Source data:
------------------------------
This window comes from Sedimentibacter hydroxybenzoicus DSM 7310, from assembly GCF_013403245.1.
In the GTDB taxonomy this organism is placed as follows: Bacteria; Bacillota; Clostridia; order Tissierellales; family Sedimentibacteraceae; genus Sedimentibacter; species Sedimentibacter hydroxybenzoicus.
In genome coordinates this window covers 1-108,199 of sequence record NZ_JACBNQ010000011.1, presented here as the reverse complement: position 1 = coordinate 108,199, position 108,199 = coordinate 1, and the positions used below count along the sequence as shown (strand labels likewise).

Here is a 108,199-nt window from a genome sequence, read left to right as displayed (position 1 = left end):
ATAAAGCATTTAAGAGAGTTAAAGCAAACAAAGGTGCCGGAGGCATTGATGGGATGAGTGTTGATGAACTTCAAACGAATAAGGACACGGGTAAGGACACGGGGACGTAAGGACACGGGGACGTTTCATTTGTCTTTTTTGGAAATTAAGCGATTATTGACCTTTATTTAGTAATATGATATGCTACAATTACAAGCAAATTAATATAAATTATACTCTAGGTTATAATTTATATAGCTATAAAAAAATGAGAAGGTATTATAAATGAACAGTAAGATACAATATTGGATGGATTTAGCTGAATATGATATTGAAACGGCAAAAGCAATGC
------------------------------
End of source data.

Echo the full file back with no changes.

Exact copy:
This window comes from Sedimentibacter hydroxybenzoicus DSM 7310, from assembly GCF_013403245.1.
In the GTDB taxonomy this organism is placed as follows: Bacteria; Bacillota; Clostridia; order Tissierellales; family Sedimentibacteraceae; genus Sedimentibacter; species Sedimentibacter hydroxybenzoicus.
In genome coordinates this window covers 1-108,199 of sequence record NZ_JACBNQ010000011.1, presented here as the reverse complement: position 1 = coordinate 108,199, position 108,199 = coordinate 1, and the positions used below count along the sequence as shown (strand labels likewise).

Here is a 108,199-nt window from a genome sequence, read left to right as displayed (position 1 = left end):
ATAAAGCATTTAAGAGAGTTAAAGCAAACAAAGGTGCCGGAGGCATTGATGGGATGAGTGTTGATGAACTTCAAACGAATAAGGACACGGGTAAGGACACGGGGACGTAAGGACACGGGGACGTTTCATTTGTCTTTTTTGGAAATTAAGCGATTATTGACCTTTATTTAGTAATATGATATGCTACAATTACAAGCAAATTAATATAAATTATACTCTAGGTTATAATTTATATAGCTATAAAAAAATGAGAAGGTATTATAAATGAACAGTAAGATACAATATTGGATGGATTTAGCTGAATATGATATTGAAACGGCAAAAGCAATGC